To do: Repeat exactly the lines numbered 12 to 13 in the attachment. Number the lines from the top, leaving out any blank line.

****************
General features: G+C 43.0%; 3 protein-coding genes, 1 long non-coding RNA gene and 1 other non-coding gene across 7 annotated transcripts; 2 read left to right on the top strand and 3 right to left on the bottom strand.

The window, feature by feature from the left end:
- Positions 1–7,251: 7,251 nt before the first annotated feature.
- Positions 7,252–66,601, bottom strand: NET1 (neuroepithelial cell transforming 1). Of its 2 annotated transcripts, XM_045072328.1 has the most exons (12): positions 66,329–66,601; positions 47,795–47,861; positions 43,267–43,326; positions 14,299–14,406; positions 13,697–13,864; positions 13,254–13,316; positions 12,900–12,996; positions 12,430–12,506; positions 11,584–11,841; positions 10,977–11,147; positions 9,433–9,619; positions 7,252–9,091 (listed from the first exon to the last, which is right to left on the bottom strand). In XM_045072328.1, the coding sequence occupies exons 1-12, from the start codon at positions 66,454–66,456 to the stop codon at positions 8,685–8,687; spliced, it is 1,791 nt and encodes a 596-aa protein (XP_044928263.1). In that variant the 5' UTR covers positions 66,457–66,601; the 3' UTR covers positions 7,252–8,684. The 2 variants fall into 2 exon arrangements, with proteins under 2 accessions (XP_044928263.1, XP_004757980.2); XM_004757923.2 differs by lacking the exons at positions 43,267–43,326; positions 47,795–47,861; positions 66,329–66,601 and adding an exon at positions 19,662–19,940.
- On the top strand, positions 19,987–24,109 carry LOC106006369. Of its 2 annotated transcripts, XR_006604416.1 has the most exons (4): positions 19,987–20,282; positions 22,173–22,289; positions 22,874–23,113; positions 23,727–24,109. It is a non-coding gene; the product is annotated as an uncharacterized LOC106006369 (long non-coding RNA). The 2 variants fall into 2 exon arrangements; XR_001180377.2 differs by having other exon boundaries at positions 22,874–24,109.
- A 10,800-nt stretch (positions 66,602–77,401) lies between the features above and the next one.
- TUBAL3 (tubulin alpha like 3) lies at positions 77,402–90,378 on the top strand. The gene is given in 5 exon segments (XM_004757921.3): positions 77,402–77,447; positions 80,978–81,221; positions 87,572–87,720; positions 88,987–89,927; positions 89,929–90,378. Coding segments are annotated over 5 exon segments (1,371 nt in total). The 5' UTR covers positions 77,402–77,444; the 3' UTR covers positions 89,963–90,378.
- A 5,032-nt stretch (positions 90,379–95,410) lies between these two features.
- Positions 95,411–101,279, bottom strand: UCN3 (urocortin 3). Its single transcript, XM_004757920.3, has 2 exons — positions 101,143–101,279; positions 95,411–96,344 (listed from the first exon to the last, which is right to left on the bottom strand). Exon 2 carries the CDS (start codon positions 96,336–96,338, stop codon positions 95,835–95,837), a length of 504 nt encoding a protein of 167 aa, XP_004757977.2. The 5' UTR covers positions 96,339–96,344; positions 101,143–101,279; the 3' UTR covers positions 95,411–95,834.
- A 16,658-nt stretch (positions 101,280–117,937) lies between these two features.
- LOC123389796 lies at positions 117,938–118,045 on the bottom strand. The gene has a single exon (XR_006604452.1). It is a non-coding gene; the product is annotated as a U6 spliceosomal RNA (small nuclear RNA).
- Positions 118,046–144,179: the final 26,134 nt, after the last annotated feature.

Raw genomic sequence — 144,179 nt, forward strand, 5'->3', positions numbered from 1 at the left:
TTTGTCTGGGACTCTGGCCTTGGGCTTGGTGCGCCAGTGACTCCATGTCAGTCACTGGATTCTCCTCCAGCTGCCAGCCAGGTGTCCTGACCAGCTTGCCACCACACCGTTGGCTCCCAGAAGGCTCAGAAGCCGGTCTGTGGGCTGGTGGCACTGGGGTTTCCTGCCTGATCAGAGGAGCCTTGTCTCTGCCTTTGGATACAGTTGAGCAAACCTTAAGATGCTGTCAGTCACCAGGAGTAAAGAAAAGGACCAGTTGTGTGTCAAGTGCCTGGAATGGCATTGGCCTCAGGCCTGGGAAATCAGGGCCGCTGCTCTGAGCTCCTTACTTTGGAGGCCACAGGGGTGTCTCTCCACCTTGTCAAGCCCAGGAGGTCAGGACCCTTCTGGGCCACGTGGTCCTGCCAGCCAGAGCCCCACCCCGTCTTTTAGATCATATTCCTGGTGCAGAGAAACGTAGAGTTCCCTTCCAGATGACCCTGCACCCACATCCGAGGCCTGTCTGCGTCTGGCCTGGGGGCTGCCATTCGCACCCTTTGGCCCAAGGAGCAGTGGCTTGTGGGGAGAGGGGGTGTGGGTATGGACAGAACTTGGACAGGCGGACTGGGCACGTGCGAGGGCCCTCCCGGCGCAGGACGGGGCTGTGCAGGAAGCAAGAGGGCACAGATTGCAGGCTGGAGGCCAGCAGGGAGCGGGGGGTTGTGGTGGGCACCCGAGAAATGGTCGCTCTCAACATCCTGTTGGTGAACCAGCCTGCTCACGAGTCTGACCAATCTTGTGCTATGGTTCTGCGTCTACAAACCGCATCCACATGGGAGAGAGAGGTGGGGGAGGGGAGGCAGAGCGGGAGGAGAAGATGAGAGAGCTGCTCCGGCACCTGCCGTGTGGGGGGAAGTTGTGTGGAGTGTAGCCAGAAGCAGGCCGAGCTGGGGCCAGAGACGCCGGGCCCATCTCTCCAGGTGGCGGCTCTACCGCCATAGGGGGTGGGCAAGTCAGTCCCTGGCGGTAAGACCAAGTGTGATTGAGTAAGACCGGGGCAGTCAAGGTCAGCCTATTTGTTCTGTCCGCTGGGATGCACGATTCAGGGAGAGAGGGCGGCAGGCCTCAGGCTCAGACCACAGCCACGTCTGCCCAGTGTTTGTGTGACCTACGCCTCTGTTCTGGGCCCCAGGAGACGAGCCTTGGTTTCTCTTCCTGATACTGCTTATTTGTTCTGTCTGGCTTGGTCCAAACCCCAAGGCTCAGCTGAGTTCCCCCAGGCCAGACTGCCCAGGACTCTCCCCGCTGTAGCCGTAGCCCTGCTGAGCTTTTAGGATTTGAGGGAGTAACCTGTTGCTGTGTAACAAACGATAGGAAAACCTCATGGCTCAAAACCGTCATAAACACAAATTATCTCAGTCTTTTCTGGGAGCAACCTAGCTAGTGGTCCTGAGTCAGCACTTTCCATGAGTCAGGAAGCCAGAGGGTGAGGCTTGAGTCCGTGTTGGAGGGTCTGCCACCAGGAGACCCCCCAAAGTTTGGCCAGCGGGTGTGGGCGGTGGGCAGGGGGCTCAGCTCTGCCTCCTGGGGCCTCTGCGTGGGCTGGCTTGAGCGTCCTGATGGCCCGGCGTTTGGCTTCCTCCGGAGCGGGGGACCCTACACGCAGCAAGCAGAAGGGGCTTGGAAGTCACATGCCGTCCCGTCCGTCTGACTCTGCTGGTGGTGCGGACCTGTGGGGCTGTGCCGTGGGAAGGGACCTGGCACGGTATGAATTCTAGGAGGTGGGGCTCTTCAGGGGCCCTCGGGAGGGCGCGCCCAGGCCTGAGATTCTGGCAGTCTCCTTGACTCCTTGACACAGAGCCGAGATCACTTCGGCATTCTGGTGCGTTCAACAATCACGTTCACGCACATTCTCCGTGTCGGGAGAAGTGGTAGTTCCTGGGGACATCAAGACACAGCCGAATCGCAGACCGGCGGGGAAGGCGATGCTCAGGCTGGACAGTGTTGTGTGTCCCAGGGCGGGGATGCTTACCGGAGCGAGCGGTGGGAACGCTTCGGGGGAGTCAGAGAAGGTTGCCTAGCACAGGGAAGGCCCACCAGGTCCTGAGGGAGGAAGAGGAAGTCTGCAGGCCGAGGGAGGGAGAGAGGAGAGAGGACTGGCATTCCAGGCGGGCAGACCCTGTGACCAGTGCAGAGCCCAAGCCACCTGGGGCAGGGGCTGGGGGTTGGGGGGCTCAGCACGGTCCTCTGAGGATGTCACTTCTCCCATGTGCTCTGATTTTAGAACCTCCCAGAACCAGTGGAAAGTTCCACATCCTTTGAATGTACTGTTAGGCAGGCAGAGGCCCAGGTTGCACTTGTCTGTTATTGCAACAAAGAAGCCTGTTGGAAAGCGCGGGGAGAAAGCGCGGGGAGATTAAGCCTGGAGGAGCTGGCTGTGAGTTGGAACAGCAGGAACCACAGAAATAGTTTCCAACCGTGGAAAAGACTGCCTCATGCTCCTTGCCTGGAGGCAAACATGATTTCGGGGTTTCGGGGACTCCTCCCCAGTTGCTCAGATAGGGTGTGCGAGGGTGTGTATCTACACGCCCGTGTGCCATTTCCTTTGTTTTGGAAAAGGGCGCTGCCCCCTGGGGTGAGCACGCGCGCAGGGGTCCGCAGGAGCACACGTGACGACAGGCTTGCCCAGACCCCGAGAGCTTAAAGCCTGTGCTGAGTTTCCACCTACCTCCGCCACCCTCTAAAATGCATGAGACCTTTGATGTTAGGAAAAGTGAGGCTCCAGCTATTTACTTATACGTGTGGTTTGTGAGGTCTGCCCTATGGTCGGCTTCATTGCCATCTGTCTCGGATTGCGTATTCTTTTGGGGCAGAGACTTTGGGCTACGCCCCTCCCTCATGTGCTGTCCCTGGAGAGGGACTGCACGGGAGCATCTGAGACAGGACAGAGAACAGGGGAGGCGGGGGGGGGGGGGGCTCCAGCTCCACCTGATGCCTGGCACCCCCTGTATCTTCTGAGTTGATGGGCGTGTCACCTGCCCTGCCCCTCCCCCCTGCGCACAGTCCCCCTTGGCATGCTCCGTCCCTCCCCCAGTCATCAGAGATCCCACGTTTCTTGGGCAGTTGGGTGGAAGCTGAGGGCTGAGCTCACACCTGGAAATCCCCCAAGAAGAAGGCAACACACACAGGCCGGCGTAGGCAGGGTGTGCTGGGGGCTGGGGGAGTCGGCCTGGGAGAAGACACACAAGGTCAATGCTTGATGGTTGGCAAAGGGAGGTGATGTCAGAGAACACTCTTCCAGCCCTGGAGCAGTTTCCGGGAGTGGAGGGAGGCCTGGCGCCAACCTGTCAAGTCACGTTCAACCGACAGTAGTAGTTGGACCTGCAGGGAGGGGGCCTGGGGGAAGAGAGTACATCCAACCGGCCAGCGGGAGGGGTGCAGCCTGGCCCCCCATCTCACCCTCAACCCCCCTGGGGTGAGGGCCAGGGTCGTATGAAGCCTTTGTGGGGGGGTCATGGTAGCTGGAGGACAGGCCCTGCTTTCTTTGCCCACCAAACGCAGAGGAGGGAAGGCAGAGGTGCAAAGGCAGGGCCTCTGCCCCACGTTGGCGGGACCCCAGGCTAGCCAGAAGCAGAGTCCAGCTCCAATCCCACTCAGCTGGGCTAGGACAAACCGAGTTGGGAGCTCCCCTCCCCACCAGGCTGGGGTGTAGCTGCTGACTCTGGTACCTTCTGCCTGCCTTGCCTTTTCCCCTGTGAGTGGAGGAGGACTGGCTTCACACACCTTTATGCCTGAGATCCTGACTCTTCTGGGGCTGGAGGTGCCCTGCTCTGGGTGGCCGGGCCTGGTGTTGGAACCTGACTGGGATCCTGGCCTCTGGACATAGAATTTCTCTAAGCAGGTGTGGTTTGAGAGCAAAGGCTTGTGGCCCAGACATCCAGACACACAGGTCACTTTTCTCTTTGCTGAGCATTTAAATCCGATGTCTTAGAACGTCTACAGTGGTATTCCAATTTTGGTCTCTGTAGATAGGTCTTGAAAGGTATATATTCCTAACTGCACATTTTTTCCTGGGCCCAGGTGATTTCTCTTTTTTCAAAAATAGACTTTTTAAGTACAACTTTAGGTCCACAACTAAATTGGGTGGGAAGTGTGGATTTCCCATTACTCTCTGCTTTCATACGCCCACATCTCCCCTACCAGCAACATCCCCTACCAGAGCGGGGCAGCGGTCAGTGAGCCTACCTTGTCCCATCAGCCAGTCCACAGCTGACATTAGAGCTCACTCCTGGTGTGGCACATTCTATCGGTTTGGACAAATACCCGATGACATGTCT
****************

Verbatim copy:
- Positions 118,046–144,179: the final 26,134 nt, after the last annotated feature.

Raw genomic sequence — 144,179 nt, forward strand, 5'->3', positions numbered from 1 at the left: